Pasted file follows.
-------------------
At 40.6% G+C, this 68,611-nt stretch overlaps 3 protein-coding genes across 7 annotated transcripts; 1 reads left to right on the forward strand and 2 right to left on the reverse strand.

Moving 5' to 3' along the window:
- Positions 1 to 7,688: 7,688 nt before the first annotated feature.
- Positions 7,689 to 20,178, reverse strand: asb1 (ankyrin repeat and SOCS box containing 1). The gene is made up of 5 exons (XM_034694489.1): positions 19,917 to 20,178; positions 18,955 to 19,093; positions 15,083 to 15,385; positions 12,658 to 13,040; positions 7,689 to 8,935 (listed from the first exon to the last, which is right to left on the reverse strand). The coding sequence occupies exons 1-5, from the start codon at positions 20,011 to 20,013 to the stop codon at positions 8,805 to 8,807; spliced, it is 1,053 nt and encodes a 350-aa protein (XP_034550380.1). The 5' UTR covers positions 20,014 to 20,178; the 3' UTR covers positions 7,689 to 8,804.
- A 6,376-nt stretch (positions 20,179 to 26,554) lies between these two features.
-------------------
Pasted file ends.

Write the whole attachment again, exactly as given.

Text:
At 40.6% G+C, this 68,611-nt stretch overlaps 3 protein-coding genes across 7 annotated transcripts; 1 reads left to right on the forward strand and 2 right to left on the reverse strand.

Moving 5' to 3' along the window:
- Positions 1 to 7,688: 7,688 nt before the first annotated feature.
- Positions 7,689 to 20,178, reverse strand: asb1 (ankyrin repeat and SOCS box containing 1). The gene is made up of 5 exons (XM_034694489.1): positions 19,917 to 20,178; positions 18,955 to 19,093; positions 15,083 to 15,385; positions 12,658 to 13,040; positions 7,689 to 8,935 (listed from the first exon to the last, which is right to left on the reverse strand). The coding sequence occupies exons 1-5, from the start codon at positions 20,011 to 20,013 to the stop codon at positions 8,805 to 8,807; spliced, it is 1,053 nt and encodes a 350-aa protein (XP_034550380.1). The 5' UTR covers positions 20,014 to 20,178; the 3' UTR covers positions 7,689 to 8,804.
- A 6,376-nt stretch (positions 20,179 to 26,554) lies between these two features.